When conservative American Enterprise Institute scholar Michael Strain published an article last week titled, “End Obamacare, and people could die. That’s okay.” he made two critical errors: He embedded a genuinely extreme view into a banal one, and then demanded absolution for both without defending the former.
Strain’s larger point is so uncontroversial, it barely needs reprising: Obamacare was not the final word in U.S. health policy, and if Republicans want to replace the Affordable Care Act with a different, less redistributive set of reforms, they should be able to try, without necessarily catching hell for preferring a system that tolerates marginally more avoidable deaths than Obamacare does (especially if they ply fiscal savings into different programs that alleviate poverty, or improve general welfare).
This is an unobjectionable point. Had Strain argued that the Republican presidential nominee should make an Obamacare alternative the centerpiece of his 2016 platform, nobody would have called it immoral. But the premise of his article is that conservatives (including himself, presumably) will be pleased if the Supreme Court intervenes to gut Obamacare, because it would provide Republicans the missing leverage they’ll need to impose a replacement through the political branches.
First comes god from the machine, and only then comes an Obamacare replacement.
If such a dramatic predicate carried no consequences, Strain’s cost-benefit argument would stand on its own. But when you account for the damage the Supreme Court would incur in order to provide Republicans their missing leverage, it collapses completely.
In a brief to the Supreme Court, dozens of public health scholars, along with the American Public Health Association, detail the harm the Court would create by ruling for the challengers in King vs. Burwell. Most of their analysis is rooted in the basic point that stripping insurance away from eight million people would dramatically impede their access to the health system. But they also flesh out the corollary argument that an adverse ruling would have deadly consequences, and ballpark the number of avoidable deaths such a ruling would cause.
“Researchers found that, in the first four years of the [health care reform] law in Massachusetts, for every 830 adults gaining insurance coverage there was one fewer death per year,” the brief reads. “Using the national estimate that 8.2 million people can be expected to lose health insurance in the absence of subsidies on the federal marketplace, this ratio equates to over 9,800 additional Americans dying each year. Although the specific policy context and population impacts of any policy cannot be directly extrapolated from one setting to another, the general magnitude and power of these findings from the Massachusetts study demonstrate that even when approached cautiously, these earlier findings carry enormous public health implications for withdrawing subsidies and coverage from millions of Americans.”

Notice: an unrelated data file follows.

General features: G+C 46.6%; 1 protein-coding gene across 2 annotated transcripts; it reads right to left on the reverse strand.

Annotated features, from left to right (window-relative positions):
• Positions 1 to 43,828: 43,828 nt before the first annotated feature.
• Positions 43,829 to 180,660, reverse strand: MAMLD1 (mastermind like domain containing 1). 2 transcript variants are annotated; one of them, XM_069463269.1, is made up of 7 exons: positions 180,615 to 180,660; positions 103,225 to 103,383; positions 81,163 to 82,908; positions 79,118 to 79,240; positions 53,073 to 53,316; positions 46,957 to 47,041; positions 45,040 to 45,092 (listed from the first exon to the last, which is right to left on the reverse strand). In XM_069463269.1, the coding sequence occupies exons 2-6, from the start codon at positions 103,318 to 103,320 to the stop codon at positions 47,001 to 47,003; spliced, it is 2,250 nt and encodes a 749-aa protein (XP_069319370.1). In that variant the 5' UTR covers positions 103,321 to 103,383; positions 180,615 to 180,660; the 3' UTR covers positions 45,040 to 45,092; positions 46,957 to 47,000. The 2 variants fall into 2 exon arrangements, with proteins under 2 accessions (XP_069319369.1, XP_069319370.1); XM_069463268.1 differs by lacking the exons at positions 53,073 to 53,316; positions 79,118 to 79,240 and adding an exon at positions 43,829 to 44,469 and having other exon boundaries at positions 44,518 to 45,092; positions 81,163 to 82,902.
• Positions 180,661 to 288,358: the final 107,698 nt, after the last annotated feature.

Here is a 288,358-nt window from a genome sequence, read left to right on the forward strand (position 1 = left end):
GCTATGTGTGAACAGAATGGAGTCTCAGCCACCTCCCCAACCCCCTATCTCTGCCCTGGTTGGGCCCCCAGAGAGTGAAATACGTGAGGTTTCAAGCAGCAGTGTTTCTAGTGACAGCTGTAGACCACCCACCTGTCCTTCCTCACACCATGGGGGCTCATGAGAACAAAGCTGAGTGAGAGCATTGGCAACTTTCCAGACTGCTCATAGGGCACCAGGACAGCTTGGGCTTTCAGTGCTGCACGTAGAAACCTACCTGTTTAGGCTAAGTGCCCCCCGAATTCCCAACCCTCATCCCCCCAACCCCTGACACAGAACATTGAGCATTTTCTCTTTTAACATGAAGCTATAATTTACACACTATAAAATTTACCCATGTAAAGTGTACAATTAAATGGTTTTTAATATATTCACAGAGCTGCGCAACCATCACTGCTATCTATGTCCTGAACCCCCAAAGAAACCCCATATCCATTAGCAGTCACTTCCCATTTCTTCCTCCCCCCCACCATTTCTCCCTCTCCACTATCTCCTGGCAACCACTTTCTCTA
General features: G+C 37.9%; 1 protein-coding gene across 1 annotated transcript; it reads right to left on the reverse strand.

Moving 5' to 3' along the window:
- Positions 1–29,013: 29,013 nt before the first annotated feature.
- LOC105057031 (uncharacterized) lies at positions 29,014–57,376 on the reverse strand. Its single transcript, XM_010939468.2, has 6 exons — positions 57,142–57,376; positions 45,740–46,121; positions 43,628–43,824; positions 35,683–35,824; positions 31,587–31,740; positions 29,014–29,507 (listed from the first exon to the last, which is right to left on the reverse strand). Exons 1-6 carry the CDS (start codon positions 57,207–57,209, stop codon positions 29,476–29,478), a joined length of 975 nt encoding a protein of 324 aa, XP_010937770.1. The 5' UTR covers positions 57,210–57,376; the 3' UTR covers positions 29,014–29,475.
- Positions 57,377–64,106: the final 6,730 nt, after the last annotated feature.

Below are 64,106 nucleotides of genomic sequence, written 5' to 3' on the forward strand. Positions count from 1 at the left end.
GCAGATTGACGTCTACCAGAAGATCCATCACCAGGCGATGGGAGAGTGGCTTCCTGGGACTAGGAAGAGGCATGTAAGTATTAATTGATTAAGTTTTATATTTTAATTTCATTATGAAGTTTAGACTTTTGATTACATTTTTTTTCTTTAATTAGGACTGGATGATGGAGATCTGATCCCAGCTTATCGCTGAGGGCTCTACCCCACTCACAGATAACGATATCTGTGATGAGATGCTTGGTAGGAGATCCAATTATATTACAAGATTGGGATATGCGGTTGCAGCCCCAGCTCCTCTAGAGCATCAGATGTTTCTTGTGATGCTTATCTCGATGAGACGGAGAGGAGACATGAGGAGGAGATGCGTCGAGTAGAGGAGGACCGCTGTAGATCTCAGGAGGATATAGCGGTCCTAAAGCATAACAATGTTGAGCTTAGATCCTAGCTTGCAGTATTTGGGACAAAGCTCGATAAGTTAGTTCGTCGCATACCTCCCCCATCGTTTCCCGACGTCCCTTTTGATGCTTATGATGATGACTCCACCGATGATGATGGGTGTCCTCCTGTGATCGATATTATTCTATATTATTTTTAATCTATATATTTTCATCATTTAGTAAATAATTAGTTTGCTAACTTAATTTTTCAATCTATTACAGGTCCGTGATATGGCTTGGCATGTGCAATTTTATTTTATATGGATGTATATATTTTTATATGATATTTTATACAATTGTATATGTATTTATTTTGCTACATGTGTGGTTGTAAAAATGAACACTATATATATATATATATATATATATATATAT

The Massachusetts story wouldn’t unfold precisely in reverse everywhere the subsidies disappeared, but the experience there suggests the Supreme Court ruling would have measurable mortality implications. These costs (read: deaths) couldn’t be paired against the benefits of increased spending on anti-poverty programs. These are the costs conservatives are eager to inflict on others simply to gain the leverage they need to advance an alternative that the status quo forecloses.
Responding to critics in a followup article, Strain brushes this all aside by stipulating that Republicans would never allow all this suffering. “I think it’s very likely that the congressional GOP would enact some sort of replacement if the Supreme Court strikes down Obamacare,” he writes. “They would very likely take measures to address the needs of those who lost their subsidies as a result of the Court’s action.”
To back up his suspicions, he cites a suspiciously limited set of news reports, quoting Republicans who claim to be working on such a plan—or, at least “talking about how to build consensus on a replacement.”
He does not quote from this Wall Street Journal article titled, “Republicans to Block Legislative Fix to Health-Care Law,” or this article by TPM’s Sahil Kapur titled, “Republicans Are At A Loss On What To Do If SCOTUS Nixes Obamacare Subsidies.”
For those who haven’t been keeping score all along, Republicans have spent the past several years cyclically promising and then failing to deliver an Obamacare alternative. They didn’t have an alternative prepared in 2012 when conservatives asked the Court to declare Obamacare unconstitutional. They didn’t have an alternative prepared later in the year, when Mitt Romney was their presidential candidate. They didn’t have an alternative prepared when they shut down the government as part of an ill-fated effort to defund Obamacare. They didn’t run on an Obamacare alternative in 2014. And they don’t have an Obamacare alternative prepared this week, though they’re scheduled to pass another repeal bill on Tuesday.
The story’s a little different today in that the subsidies really could disappear by fiat, harming millions of people, under GOP control of Congress. Republicans genuinely haven’t encountered a motivating force this strong in the five years since Obamacare became law. If in defiance of such a remarkable pattern, Republicans manage between now and June to come up with a workable plan or a stopgap—one that President Obama will sign—they will have filled the hole in Strain’s argument. Five months might seem like a long time in politics, but remember: It took Democrats more than twice that to pass Obamacare, and almost 10 times as long thereafter to implement it.